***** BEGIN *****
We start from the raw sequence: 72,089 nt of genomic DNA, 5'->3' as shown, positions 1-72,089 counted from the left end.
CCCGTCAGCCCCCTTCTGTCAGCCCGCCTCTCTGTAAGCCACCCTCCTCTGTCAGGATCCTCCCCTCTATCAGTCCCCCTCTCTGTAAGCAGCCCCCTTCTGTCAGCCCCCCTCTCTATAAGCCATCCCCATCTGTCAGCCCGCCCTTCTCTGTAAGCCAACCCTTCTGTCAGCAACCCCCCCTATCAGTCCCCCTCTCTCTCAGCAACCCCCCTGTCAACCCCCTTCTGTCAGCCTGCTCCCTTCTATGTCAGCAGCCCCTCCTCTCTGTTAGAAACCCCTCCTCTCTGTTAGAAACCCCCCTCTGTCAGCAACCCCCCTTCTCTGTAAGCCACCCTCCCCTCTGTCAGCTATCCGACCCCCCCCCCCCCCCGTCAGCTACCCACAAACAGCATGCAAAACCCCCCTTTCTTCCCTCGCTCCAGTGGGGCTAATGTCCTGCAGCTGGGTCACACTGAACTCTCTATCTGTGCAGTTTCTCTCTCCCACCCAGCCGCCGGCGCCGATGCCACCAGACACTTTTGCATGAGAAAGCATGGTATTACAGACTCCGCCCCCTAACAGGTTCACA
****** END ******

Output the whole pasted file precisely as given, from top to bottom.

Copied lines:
We start from the raw sequence: 72,089 nt of genomic DNA, 5'->3' as shown, positions 1-72,089 counted from the left end.
CCCGTCAGCCCCCTTCTGTCAGCCCGCCTCTCTGTAAGCCACCCTCCTCTGTCAGGATCCTCCCCTCTATCAGTCCCCCTCTCTGTAAGCAGCCCCCTTCTGTCAGCCCCCCTCTCTATAAGCCATCCCCATCTGTCAGCCCGCCCTTCTCTGTAAGCCAACCCTTCTGTCAGCAACCCCCCCTATCAGTCCCCCTCTCTCTCAGCAACCCCCCTGTCAACCCCCTTCTGTCAGCCTGCTCCCTTCTATGTCAGCAGCCCCTCCTCTCTGTTAGAAACCCCTCCTCTCTGTTAGAAACCCCCCTCTGTCAGCAACCCCCCTTCTCTGTAAGCCACCCTCCCCTCTGTCAGCTATCCGACCCCCCCCCCCCCCCGTCAGCTACCCACAAACAGCATGCAAAACCCCCCTTTCTTCCCTCGCTCCAGTGGGGCTAATGTCCTGCAGCTGGGTCACACTGAACTCTCTATCTGTGCAGTTTCTCTCTCCCACCCAGCCGCCGGCGCCGATGCCACCAGACACTTTTGCATGAGAAAGCATGGTATTACAGACTCCGCCCCCTAACAGGTTCACA